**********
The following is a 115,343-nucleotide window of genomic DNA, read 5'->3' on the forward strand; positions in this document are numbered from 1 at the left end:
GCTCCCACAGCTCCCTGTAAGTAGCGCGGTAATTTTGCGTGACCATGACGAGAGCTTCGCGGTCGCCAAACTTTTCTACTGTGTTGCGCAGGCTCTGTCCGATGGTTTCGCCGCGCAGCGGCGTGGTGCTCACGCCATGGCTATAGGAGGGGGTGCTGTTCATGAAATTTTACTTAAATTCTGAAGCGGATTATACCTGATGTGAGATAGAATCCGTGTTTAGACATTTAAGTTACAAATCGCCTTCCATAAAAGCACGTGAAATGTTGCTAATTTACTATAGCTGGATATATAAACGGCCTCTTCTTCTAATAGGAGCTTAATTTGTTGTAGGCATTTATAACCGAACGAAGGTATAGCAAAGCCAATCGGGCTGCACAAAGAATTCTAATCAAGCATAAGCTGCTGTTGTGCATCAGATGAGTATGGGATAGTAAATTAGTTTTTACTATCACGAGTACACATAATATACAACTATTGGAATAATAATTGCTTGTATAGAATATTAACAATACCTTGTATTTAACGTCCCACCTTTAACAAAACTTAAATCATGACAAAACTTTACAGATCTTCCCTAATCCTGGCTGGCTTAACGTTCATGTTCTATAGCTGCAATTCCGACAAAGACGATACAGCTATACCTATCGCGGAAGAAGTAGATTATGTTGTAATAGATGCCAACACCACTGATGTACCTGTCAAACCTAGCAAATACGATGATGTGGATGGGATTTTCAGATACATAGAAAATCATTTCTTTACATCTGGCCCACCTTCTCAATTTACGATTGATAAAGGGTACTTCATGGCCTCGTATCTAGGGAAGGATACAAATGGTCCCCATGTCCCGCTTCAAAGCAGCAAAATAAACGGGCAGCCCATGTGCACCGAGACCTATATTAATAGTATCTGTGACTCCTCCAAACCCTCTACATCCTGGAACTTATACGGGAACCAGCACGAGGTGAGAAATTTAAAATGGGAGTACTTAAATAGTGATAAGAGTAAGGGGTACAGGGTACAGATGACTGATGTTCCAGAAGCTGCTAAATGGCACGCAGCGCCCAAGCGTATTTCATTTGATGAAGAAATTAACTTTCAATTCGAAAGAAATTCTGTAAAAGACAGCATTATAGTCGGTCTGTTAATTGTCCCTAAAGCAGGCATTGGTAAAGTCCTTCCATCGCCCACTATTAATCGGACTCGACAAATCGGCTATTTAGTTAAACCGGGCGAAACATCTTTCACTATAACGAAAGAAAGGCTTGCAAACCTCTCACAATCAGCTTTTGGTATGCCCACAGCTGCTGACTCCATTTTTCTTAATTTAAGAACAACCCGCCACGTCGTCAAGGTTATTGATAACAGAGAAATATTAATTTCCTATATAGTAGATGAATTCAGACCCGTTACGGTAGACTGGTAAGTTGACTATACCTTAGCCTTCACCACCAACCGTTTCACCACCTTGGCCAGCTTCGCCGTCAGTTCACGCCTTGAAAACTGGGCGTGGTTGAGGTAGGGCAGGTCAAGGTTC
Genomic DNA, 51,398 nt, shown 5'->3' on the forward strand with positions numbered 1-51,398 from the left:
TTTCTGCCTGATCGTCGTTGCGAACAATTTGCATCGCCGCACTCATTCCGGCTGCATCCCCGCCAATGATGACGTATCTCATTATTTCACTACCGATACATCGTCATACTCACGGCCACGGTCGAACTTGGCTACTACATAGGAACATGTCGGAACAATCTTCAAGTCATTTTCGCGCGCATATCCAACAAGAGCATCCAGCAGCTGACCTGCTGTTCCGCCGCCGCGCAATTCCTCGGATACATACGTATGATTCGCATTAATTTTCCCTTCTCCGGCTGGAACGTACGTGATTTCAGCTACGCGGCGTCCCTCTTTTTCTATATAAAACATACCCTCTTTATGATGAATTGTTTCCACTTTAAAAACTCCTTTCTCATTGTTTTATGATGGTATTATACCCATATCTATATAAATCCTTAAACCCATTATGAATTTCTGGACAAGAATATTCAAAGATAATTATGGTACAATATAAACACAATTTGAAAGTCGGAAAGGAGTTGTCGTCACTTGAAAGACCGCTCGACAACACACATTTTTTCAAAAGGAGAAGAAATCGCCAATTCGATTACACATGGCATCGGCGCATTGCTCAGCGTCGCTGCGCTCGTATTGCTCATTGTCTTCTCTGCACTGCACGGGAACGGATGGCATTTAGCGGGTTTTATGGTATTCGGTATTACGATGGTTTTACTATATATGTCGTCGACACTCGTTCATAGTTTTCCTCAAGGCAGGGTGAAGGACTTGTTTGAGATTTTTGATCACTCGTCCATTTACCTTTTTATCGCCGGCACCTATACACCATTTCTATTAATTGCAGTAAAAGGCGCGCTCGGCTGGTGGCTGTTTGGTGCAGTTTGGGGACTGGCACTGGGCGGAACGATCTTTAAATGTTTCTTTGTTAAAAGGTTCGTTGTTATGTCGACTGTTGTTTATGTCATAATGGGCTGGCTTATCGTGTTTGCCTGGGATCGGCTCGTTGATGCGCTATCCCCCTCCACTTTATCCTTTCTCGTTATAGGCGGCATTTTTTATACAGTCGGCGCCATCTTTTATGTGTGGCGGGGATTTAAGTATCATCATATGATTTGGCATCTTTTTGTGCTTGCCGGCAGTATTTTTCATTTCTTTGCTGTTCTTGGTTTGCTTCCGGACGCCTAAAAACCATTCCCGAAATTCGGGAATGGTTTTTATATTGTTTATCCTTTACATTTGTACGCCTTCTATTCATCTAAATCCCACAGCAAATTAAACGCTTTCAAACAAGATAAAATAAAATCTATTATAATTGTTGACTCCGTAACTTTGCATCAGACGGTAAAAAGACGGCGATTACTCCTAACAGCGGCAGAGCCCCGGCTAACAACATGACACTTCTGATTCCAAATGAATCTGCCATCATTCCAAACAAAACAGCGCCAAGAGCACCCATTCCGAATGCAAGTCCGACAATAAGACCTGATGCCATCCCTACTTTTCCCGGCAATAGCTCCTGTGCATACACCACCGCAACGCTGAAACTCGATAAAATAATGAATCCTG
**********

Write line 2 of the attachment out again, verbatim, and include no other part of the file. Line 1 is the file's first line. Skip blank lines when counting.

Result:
GCTCCCACAGCTCCCTGTAAGTAGCGCGGTAATTTTGCGTGACCATGACGAGAGCTTCGCGGTCGCCAAACTTTTCTACTGTGTTGCGCAGGCTCTGTCCGATGGTTTCGCCGCGCAGCGGCGTGGTGCTCACGCCATGGCTATAGGAGGGGGTGCTGTTCATGAAATTTTACTTAAATTCTGAAGCGGATTATACCTGATGTGAGATAGAATCCGTGTTTAGACATTTAAGTTACAAATCGCCTTCCATAAAAGCACGTGAAATGTTGCTAATTTACTATAGCTGGATATATAAACGGCCTCTTCTTCTAATAGGAGCTTAATTTGTTGTAGGCATTTATAACCGAACGAAGGTATAGCAAAGCCAATCGGGCTGCACAAAGAATTCTAATCAAGCATAAGCTGCTGTTGTGCATCAGATGAGTATGGGATAGTAAATTAGTTTTTACTATCACGAGTACACATAATATACAACTATTGGAATAATAATTGCTTGTATAGAATATTAACAATACCTTGTATTTAACGTCCCACCTTTAACAAAACTTAAATCATGACAAAACTTTACAGATCTTCCCTAATCCTGGCTGGCTTAACGTTCATGTTCTATAGCTGCAATTCCGACAAAGACGATACAGCTATACCTATCGCGGAAGAAGTAGATTATGTTGTAATAGATGCCAACACCACTGATGTACCTGTCAAACCTAGCAAATACGATGATGTGGATGGGATTTTCAGATACATAGAAAATCATTTCTTTACATCTGGCCCACCTTCTCAATTTACGATTGATAAAGGGTACTTCATGGCCTCGTATCTAGGGAAGGATACAAATGGTCCCCATGTCCCGCTTCAAAGCAGCAAAATAAACGGGCAGCCCATGTGCACCGAGACCTATATTAATAGTATCTGTGACTCCTCCAAACCCTCTACATCCTGGAACTTATACGGGAACCAGCACGAGGTGAGAAATTTAAAATGGGAGTACTTAAATAGTGATAAGAGTAAGGGGTACAGGGTACAGATGACTGATGTTCCAGAAGCTGCTAAATGGCACGCAGCGCCCAAGCGTATTTCATTTGATGAAGAAATTAACTTTCAATTCGAAAGAAATTCTGTAAAAGACAGCATTATAGTCGGTCTGTTAATTGTCCCTAAAGCAGGCATTGGTAAAGTCCTTCCATCGCCCACTATTAATCGGACTCGACAAATCGGCTATTTAGTTAAACCGGGCGAAACATCTTTCACTATAACGAAAGAAAGGCTTGCAAACCTCTCACAATCAGCTTTTGGTATGCCCACAGCTGCTGACTCCATTTTTCTTAATTTAAGAACAACCCGCCACGTCGTCAAGGTTATTGATAACAGAGAAATATTAATTTCCTATATAGTAGATGAATTCAGACCCGTTACGGTAGACTGGTAAGTTGACTATACCTTAGCCTTCACCACCAACCGTTTCACCACCTTGGCCAGCTTCGCCGTCAGTTCACGCCTTGAAAACTGGGCGTGGTTGAGGTAGGGCAGGTCAAGGTTC